Coronary Care: Is There a Cure for Coronary Heart Disease in the Elderly?
Coronary heart disease can be treated to help manage symptoms and to reduce the potential of further problems for your loved one. Management may involve lifestyle changes, medication and sometimes surgery to help reduce symptoms and improve the heart’s function and their quality of life.
What is coronary heart disease?
Coronary heart disease or CHD, symptoms include chest pain (angina), heart palpitations and occasional breathlessness. Diagnosis of CHD can occur without your loved one displaying any signs at all. If your loved one is diagnosed with CHD, management of the condition is possible with live-in care, in a residential care home, or they can remain independent in their own home.
The term coronary heart disease is used to describe an interruption or blockage that affects the blood supply to the heart. Blockages happen when there is a fatty build-up inside a person’s coronary arteries. Artery walls can become ‘furred’ with fatty deposits or atheroma as a result of a process called atherosclerosis. Other conditions that can affect CHD are health ailments such as diabetes and hypertension, or by smoking and having high cholesterol levels.
Diagnosing coronary heart disease
If your elderly loved one’s doctor feels that they are at risk of CHD or coronary heart disease, they may decide that a risk assessment is required. This vital element of elderly care and overall coronary care should consider the patient’s lifestyle, their family and medical history, and a blood test as well.
Other tests may also be required to confirm your loved one’s diagnosis of CHD such as a treadmill test, a CT scan or an MRI scan.
Colin and Dulcie’s story
Dulcie is 102-years-old and lives with her son Colin, his wife Mary, and her Carer Sarah. She has dementia and has had full-time live-in care for over two years.
We talk to the family about the challenges of finding the right care solution for a fiercely independent woman - and how the positive benefits of live-in care with Sarah has transformed all of their lives.
Certain risk factors may make your loved one more likely to be diagnosed with coronary heart disease. These risk factors include:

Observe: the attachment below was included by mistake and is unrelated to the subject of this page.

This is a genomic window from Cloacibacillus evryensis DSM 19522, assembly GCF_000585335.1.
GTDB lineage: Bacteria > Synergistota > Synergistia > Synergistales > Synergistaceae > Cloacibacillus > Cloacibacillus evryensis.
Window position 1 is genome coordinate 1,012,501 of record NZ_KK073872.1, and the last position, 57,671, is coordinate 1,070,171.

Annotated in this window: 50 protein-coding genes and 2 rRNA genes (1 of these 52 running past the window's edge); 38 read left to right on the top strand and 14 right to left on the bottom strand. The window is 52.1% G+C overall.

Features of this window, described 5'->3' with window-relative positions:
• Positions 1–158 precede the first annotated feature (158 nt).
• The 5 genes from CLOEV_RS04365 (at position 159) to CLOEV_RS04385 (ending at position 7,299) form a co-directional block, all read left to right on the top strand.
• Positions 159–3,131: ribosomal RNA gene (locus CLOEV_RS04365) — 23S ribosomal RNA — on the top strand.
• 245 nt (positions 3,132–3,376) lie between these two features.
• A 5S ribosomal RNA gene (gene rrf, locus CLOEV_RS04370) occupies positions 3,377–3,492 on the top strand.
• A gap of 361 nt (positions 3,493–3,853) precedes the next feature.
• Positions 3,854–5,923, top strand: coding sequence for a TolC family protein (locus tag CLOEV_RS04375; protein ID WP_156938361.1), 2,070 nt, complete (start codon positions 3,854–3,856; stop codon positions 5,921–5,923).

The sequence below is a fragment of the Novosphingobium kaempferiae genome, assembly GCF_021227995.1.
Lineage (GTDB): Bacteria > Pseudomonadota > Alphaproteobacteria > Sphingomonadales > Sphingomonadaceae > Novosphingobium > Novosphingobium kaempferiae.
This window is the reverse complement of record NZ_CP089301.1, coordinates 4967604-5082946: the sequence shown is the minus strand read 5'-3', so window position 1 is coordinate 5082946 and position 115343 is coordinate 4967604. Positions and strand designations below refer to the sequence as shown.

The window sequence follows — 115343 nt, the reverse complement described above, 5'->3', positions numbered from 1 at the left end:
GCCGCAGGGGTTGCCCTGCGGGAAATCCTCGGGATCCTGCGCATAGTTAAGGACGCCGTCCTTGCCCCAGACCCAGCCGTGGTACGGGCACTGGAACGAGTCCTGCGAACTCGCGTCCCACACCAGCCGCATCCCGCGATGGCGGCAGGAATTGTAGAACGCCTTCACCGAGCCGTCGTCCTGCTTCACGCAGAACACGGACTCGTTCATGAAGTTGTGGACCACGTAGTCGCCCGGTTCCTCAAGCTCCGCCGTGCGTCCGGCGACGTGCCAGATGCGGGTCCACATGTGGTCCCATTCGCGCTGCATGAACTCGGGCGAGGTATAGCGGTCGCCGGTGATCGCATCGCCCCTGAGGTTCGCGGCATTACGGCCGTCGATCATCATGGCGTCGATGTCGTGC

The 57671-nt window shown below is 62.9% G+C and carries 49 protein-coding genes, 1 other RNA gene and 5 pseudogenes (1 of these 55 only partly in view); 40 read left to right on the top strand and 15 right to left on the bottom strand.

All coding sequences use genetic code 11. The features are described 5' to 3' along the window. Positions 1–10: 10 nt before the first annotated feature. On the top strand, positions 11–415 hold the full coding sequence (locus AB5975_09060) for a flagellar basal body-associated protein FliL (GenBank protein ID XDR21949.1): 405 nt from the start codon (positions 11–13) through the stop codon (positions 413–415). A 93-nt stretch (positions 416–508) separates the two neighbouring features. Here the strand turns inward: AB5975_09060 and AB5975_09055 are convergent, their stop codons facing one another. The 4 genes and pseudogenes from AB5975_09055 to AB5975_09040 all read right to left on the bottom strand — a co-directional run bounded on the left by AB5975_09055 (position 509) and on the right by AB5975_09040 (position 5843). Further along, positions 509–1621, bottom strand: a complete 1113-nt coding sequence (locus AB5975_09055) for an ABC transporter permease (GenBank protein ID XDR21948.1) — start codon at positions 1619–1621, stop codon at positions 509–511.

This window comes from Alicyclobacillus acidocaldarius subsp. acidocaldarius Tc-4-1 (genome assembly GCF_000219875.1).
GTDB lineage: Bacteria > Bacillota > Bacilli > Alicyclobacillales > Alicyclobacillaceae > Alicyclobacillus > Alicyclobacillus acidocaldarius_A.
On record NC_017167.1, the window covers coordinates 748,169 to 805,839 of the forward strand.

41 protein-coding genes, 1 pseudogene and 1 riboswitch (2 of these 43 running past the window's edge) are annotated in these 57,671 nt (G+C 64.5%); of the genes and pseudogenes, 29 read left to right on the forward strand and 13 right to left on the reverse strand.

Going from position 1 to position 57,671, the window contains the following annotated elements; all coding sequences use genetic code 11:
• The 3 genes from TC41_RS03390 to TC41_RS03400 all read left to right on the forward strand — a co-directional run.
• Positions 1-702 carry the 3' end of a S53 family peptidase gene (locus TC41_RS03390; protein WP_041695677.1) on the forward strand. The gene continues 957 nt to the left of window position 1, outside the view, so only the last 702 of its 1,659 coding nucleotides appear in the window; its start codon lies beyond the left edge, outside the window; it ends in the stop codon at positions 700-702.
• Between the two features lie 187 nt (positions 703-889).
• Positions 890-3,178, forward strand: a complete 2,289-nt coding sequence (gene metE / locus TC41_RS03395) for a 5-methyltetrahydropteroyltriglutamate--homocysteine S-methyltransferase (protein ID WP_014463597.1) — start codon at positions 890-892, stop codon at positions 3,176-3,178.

- High blood cholesterol
- High blood pressure (hypertension)
- Low levels of physical inactive
- A family history involving heart disease
- Age: older people are more likely to develop CHD than younger people
The more of these risk factors that your loved one has, the more likely they may be to develop coronary heart disease. Anyone aged between 40 and 74 living in England is entitled to a free health check on the NHS to assess their risk of developing CHD, this may be something that you and your loved one may want to consider.
Treatment of coronary heart disease
Unfortunately, there is no cure for coronary heart disease. However, if your loved one is diagnosed with CHD, there are treatment options and lifestyle changes that can reduce the associated risks and help to manage symptoms. Your loved one may be prescribed medicines for CHD, and they may need support in making healthy lifestyle changes, such as regular exercise or giving up smoking.
In some cases, your loved one may need angioplasty, where stents and balloons treat narrowed arteries, or perhaps other surgery to reduce the risk of a heart attack. In many cases, with the right coronary care, help and support, your loved one can continue living a healthy life.
How to prevent coronary heart disease
Simple lifestyle changes can reduce your loved one’s chances of getting coronary heart disease. These include controlling sugar levels and blood cholesterol levels, being physically active, giving up smoking and eating a healthy and balanced diet.
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